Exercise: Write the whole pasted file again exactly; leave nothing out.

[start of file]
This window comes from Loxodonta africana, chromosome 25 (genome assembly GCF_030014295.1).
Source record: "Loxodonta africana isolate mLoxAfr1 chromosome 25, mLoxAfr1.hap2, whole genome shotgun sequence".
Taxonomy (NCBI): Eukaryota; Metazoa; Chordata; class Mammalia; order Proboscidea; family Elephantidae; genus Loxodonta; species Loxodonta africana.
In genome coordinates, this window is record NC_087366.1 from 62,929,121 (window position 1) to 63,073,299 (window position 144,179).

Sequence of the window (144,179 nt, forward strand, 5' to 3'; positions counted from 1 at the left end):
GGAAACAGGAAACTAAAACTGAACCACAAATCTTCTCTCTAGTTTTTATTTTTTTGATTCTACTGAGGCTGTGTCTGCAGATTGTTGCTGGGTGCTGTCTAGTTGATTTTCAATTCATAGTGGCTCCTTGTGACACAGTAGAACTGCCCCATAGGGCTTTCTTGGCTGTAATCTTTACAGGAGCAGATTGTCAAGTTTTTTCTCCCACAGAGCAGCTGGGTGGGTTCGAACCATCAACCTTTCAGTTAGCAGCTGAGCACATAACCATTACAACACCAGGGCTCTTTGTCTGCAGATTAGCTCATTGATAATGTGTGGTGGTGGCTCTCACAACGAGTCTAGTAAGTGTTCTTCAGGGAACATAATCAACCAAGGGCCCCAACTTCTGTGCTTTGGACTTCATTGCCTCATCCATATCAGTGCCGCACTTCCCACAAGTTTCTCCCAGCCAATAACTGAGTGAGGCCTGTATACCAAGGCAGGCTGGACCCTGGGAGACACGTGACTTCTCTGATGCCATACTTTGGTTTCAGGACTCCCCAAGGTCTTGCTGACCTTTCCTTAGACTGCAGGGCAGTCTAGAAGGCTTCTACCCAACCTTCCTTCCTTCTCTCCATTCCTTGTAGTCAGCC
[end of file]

This window comes from Loxodonta africana, chromosome 25 (genome assembly GCF_030014295.1).
Source record: "Loxodonta africana isolate mLoxAfr1 chromosome 25, mLoxAfr1.hap2, whole genome shotgun sequence".
Taxonomy (NCBI): Eukaryota; Metazoa; Chordata; class Mammalia; order Proboscidea; family Elephantidae; genus Loxodonta; species Loxodonta africana.
In genome coordinates, this window is record NC_087366.1 from 62,929,121 (window position 1) to 63,073,299 (window position 144,179).

Sequence of the window (144,179 nt, forward strand, 5' to 3'; positions counted from 1 at the left end):
GGAAACAGGAAACTAAAACTGAACCACAAATCTTCTCTCTAGTTTTTATTTTTTTGATTCTACTGAGGCTGTGTCTGCAGATTGTTGCTGGGTGCTGTCTAGTTGATTTTCAATTCATAGTGGCTCCTTGTGACACAGTAGAACTGCCCCATAGGGCTTTCTTGGCTGTAATCTTTACAGGAGCAGATTGTCAAGTTTTTTCTCCCACAGAGCAGCTGGGTGGGTTCGAACCATCAACCTTTCAGTTAGCAGCTGAGCACATAACCATTACAACACCAGGGCTCTTTGTCTGCAGATTAGCTCATTGATAATGTGTGGTGGTGGCTCTCACAACGAGTCTAGTAAGTGTTCTTCAGGGAACATAATCAACCAAGGGCCCCAACTTCTGTGCTTTGGACTTCATTGCCTCATCCATATCAGTGCCGCACTTCCCACAAGTTTCTCCCAGCCAATAACTGAGTGAGGCCTGTATACCAAGGCAGGCTGGACCCTGGGAGACACGTGACTTCTCTGATGCCATACTTTGGTTTCAGGACTCCCCAAGGTCTTGCTGACCTTTCCTTAGACTGCAGGGCAGTCTAGAAGGCTTCTACCCAACCTTCCTTCCTTCTCTCCATTCCTTGTAGTCAGCC